By Kaitlyn DiSalvio
The gender wage gap is something that affects many women on a daily basis. It doesn’t seem fair that some women get paid less than men for doing the same job. But why does that happen? The first step to solving the problem is to learn the basics: the who, what, where, when, and why of the gender wage gap.
The gender wage gap is defined as the difference between women and men’s yearly salaries. On average, a woman makes $0.82 for every $1.00 a man makes, according to the U.S. Department of Labor. This may not seem so bad, but if you look at it in a different context, a woman working full time, year round earns about $10,194 less than her male counterpart, and if this wage gap were to remain unchanged, she would earn about $407,760 less than a man over the course of a 40-year career. These gaps are even larger for minority groups: Black women are at risk of losing $941,600 in wages over a 40-year career, while Native American women and Latinas are at risk of losing over $1 million.
I’m sure you have heard of Equal Pay Day as some day in March. If you haven’t, it symbolizes how far into the year women must work to earn what men earned in the previous year, but technically, there is more than one equal pay day. This year, Equal Pay Day was March 24th, but that is only for women who work full time and year round. Mother’s Equal Pay Day is May 5th, as mothers are paid $0.70 for every $1.00 paid to fathers. Black Women’s Equal Pay Day is August 3rd, receiving $0.63 for every dollar a white man makes. Native American Women’s Equal Pay Day is September 8th, and Latina’s Equal Pay Day is October 21st, meaning that it takes them almost a whole year to earn the same as what white men earned the previous year.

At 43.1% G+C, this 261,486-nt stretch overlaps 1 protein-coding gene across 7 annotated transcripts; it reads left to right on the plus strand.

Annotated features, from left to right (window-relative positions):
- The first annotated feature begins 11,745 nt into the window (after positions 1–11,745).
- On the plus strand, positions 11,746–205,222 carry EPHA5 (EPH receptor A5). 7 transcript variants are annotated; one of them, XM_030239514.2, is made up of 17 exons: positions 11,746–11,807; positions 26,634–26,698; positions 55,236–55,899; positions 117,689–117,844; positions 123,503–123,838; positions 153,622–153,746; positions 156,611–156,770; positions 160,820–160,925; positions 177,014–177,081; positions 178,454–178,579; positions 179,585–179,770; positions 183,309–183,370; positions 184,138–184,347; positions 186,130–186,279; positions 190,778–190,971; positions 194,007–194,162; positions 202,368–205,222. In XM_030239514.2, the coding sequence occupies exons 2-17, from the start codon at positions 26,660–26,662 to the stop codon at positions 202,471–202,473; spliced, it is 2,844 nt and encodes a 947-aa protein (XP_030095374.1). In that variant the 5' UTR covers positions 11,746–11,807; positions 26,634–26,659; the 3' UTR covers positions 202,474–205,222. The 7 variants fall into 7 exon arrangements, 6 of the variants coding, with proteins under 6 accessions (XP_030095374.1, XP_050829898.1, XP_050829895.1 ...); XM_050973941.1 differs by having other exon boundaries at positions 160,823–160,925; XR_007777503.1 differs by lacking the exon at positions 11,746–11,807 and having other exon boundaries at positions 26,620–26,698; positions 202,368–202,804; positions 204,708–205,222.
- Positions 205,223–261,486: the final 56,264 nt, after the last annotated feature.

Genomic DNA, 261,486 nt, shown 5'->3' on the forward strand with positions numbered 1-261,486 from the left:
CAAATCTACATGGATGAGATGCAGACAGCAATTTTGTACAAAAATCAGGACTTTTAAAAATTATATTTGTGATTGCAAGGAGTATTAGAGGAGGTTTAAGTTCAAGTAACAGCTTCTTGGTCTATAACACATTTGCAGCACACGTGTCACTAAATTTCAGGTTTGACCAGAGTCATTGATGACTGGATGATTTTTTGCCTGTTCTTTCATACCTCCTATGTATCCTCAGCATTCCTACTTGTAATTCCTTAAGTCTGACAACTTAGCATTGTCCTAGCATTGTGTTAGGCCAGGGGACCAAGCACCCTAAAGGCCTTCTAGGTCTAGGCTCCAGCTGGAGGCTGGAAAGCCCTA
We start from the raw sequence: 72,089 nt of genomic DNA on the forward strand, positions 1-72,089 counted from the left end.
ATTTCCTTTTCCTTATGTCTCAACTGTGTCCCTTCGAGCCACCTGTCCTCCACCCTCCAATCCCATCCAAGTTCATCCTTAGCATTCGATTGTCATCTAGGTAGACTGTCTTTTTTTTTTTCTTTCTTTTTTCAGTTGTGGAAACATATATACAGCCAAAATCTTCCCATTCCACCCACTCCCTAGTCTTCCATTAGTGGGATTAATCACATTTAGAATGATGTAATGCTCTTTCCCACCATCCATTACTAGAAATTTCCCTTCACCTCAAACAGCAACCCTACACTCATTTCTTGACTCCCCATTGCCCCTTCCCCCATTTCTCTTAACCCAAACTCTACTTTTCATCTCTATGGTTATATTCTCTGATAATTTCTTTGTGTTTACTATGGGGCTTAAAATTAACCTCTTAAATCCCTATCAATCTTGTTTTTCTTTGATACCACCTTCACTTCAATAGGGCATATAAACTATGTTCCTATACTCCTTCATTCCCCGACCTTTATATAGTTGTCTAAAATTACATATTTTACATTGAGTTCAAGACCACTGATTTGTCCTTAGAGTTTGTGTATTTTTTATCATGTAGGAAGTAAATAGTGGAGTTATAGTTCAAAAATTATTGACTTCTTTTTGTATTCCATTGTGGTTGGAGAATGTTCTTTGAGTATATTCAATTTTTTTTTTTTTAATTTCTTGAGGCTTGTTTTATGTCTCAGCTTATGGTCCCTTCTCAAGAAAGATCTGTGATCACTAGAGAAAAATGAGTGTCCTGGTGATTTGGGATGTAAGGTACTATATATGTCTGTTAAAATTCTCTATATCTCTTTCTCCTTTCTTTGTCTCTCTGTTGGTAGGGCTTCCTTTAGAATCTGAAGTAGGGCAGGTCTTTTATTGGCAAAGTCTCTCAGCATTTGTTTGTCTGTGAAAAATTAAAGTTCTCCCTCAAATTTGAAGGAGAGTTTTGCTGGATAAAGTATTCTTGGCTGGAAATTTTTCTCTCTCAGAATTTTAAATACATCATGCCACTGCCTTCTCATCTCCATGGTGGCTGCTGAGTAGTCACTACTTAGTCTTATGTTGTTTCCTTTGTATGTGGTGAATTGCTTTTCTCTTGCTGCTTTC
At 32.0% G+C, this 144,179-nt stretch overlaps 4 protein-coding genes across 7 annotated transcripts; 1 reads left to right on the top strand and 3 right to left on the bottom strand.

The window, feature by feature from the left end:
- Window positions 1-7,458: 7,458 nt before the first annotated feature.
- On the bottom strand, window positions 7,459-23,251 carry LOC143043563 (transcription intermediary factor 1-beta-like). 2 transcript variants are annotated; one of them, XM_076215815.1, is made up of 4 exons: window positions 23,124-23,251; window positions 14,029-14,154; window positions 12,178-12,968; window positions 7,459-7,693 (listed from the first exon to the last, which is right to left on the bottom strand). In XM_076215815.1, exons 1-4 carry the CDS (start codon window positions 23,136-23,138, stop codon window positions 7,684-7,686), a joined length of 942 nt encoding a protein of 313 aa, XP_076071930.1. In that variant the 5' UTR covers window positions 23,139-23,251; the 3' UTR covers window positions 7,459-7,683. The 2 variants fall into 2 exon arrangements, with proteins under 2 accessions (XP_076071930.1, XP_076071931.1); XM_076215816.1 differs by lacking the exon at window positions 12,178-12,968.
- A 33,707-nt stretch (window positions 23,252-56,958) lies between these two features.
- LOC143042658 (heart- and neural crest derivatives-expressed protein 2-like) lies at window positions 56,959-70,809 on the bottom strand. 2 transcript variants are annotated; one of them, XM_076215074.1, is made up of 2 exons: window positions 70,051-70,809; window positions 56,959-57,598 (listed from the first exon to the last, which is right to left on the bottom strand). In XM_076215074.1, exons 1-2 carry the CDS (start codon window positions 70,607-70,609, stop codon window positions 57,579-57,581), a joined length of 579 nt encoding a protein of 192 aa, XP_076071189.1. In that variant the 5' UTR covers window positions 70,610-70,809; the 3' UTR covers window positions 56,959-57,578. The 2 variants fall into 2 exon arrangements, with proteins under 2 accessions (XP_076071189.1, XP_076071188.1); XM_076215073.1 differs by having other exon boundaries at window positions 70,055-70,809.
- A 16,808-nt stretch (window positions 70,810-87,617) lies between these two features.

There are many causes of the gender wage gap, including willingness to negotiate salaries, education, experience, and childcare, but the biggest reason for the gap is much simpler: plain old gender discrimination. Studies have shown that a woman is more likely to get a job if her gender is unknown than when it is known. While some jobs guarantee the same salary for all workers no matter what your gender is, other jobs, like jobs in STEM (science, technology, engineering, and mathematics), doctors, lawyers, and accountants have very large wage gaps. This is because of the idea that some jobs are for women and some jobs are considered a “man’s job.” Women who wish to work in STEM jobs are less likely to get them, simply because of gender discrimination, and if they do get them, they will most likely not be treated the same as the men. When I sent out a questionnaire to local women and asked them if they had faced gender discrimination, one woman in engineering said, “… at two previous jobs I felt like I wasn’t heard or I was passed up because I was young and a female in the engineering world. It has been frustrating and discouraging and I have felt like quitting my career because of it on multiple occasions. It has felt like, ‘what’s the point? It’s the 21st century and I still am fighting this….why go through the pain?’” This woman is not alone in feeling this way. Many other women said that they don’t speak up about gender discrimination in their workplace because they don’t want people to think of them as “bossy”, however, men who speak up in the workplace are less likely to be seen that way. In order to close the gender wage gap, we as a society need to normalize women speaking up when they feel that they are treated unfairly, and men need to take the time to listen to womens’ issues in the workplace.